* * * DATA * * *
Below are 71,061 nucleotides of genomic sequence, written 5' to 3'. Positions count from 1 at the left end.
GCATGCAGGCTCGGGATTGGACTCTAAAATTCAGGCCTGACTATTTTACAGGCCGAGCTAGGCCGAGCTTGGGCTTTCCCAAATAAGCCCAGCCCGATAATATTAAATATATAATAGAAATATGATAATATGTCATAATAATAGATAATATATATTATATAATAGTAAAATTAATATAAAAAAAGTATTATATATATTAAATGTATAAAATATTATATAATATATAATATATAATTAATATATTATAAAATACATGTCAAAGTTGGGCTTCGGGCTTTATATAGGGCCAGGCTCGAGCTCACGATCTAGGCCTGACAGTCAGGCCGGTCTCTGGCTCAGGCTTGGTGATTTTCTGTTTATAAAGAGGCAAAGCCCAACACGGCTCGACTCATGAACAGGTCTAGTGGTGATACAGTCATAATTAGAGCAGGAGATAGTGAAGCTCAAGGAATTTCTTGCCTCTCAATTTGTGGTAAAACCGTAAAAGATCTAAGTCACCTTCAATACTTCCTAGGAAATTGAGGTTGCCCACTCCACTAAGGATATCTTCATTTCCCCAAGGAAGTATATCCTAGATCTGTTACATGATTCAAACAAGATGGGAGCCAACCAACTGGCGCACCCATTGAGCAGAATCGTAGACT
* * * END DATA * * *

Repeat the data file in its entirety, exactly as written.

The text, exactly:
Below are 71,061 nucleotides of genomic sequence, written 5' to 3'. Positions count from 1 at the left end.
GCATGCAGGCTCGGGATTGGACTCTAAAATTCAGGCCTGACTATTTTACAGGCCGAGCTAGGCCGAGCTTGGGCTTTCCCAAATAAGCCCAGCCCGATAATATTAAATATATAATAGAAATATGATAATATGTCATAATAATAGATAATATATATTATATAATAGTAAAATTAATATAAAAAAAGTATTATATATATTAAATGTATAAAATATTATATAATATATAATATATAATTAATATATTATAAAATACATGTCAAAGTTGGGCTTCGGGCTTTATATAGGGCCAGGCTCGAGCTCACGATCTAGGCCTGACAGTCAGGCCGGTCTCTGGCTCAGGCTTGGTGATTTTCTGTTTATAAAGAGGCAAAGCCCAACACGGCTCGACTCATGAACAGGTCTAGTGGTGATACAGTCATAATTAGAGCAGGAGATAGTGAAGCTCAAGGAATTTCTTGCCTCTCAATTTGTGGTAAAACCGTAAAAGATCTAAGTCACCTTCAATACTTCCTAGGAAATTGAGGTTGCCCACTCCACTAAGGATATCTTCATTTCCCCAAGGAAGTATATCCTAGATCTGTTACATGATTCAAACAAGATGGGAGCCAACCAACTGGCGCACCCATTGAGCAGAATCGTAGACT